Financial Aid & Tuition Information
Submitting your FAFSA
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Submitting the Free Application for Federal Student Aid (FAFSA)
This is the first step in applying for Federal and State grant programs, Federal loan programs
and the Federal Work-Study Program. The FAFSA includes all the information necessary to determine
your expected family contribution or “EFC”. The EFC is used by aid administrators to determine
eligibility for all federal and state aid programs. The FAFSA may be completed one of two ways:
electronically (this is the preferred method) or on a paper version available at high schools and
most post-secondary schools. Read the information below for instructions on how to file
Beginning January 1, 2010, you may access the 2010-11 electronic version of the FAFSA on the
Internet. We suggest that you
apply electronically if at all possible.
This process is fast, simple, and reject-free.
Students may use their FAFSA PIN as their electronic signature. Parents' signatures are now
accepted electronically by the federal processor. Parents can
apply for a pin where a parent's signature is
required for the FAFSA. You may also print out a separate Signature Page from FAFSA on the Web as
you complete the electronic application process. The signed form should be mailed directly to the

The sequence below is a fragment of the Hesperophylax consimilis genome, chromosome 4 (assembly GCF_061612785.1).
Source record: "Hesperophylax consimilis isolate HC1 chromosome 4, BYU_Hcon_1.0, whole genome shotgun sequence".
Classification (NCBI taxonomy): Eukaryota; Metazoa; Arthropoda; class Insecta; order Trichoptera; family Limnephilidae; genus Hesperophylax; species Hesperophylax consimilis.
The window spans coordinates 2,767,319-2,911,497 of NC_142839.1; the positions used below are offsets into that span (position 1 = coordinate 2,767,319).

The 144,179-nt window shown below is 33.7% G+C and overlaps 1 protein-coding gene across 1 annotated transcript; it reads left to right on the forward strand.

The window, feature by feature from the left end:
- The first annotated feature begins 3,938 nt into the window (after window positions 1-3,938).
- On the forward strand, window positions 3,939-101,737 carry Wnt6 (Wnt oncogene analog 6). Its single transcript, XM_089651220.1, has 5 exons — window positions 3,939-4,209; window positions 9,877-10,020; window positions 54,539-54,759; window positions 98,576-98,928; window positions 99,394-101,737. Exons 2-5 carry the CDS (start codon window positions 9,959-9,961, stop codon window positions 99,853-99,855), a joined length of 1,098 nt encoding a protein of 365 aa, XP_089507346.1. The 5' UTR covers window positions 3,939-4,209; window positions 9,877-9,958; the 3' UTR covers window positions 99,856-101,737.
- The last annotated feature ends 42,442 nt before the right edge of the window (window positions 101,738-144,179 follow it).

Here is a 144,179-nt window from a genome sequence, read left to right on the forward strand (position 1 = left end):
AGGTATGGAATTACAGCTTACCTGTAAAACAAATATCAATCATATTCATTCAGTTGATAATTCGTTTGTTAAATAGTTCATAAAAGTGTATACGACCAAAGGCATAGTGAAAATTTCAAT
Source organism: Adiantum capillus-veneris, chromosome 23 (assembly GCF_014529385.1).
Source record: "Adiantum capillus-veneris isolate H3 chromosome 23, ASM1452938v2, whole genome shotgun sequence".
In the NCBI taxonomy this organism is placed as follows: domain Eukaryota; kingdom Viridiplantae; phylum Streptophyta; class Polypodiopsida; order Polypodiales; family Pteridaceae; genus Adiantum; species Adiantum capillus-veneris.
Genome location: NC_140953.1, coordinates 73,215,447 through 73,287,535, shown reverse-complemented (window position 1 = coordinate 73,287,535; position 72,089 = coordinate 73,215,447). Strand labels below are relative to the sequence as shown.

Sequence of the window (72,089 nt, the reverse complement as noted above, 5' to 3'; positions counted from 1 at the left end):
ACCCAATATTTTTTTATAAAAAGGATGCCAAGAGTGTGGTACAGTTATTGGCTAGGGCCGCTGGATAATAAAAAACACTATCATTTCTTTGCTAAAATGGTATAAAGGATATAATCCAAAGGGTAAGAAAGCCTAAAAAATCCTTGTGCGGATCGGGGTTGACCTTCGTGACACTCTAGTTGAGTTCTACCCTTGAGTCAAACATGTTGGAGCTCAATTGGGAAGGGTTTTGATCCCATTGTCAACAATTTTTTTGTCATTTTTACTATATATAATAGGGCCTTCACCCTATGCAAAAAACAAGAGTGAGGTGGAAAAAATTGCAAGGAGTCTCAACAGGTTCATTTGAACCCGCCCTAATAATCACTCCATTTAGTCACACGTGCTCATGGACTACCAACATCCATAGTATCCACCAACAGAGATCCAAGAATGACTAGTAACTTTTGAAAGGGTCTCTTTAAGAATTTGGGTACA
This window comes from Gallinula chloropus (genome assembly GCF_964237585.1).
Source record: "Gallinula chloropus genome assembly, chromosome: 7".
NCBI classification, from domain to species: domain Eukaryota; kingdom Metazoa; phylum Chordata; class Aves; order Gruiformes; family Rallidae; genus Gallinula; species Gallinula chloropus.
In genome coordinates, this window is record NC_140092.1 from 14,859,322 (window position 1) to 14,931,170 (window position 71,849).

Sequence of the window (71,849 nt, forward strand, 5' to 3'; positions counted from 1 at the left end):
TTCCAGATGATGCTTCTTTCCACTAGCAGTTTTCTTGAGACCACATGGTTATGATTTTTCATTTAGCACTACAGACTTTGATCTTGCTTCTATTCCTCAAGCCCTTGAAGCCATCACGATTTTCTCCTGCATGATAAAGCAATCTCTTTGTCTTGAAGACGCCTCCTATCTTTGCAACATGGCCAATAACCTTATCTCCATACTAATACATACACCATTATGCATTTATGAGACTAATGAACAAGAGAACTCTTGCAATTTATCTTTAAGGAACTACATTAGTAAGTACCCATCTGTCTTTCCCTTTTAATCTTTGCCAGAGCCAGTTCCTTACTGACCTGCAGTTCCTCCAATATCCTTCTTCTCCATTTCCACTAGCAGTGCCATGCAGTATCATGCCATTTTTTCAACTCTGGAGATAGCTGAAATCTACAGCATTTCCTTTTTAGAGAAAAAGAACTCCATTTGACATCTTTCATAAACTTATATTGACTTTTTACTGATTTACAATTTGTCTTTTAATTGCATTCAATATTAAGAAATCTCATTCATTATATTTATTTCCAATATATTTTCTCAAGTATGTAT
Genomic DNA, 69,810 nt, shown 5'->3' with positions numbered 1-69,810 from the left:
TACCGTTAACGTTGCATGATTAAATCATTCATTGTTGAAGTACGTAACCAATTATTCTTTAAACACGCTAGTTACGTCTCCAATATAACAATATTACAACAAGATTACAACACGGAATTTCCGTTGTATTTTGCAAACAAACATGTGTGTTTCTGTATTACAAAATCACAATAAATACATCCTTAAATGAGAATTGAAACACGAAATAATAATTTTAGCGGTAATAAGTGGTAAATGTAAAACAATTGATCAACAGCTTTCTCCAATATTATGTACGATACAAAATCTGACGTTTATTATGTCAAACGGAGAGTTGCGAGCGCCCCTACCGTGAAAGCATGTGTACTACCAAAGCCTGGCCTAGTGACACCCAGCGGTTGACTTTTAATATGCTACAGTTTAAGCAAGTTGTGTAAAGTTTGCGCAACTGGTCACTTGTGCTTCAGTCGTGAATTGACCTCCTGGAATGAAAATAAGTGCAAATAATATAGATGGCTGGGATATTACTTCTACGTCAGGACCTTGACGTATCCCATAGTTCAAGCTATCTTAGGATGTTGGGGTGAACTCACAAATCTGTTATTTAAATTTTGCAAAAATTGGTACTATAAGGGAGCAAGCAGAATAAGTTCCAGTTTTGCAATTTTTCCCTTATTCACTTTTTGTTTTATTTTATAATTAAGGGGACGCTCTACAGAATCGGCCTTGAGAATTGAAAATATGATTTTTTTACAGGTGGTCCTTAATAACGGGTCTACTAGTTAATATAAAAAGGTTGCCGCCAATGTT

Need technical assistance with FAFSA on the web? Call 1-800-4-FED-AID (1-800-433-3243), 8:00
a.m. to 8:00 p.m. (Eastern,) Monday through Friday. You may also contact an Academy of Art
University Financial Aid Representative at 800 544 ARTS.
To complete the FAFSA online, you may go to the FAFSA website at:
Current students may also access and complete the FAFSA online by using Student Self Service.
Once you are logged in to Self Service, follow this path to the FAFSA:
My Educational Profile > Finances > FAFSA on the Web
Click here to go to
Student Self Service.
If you do not have access to the Internet, you may request a paper version of the FAFSA by
calling 800-4-FED-AID. Using the paper version can result in a longer processing period and the
possibility of an incomplete application being rejected by the federal processor. If you must file
the paper version, be sure to follow the directions and read the notes that accompany the paper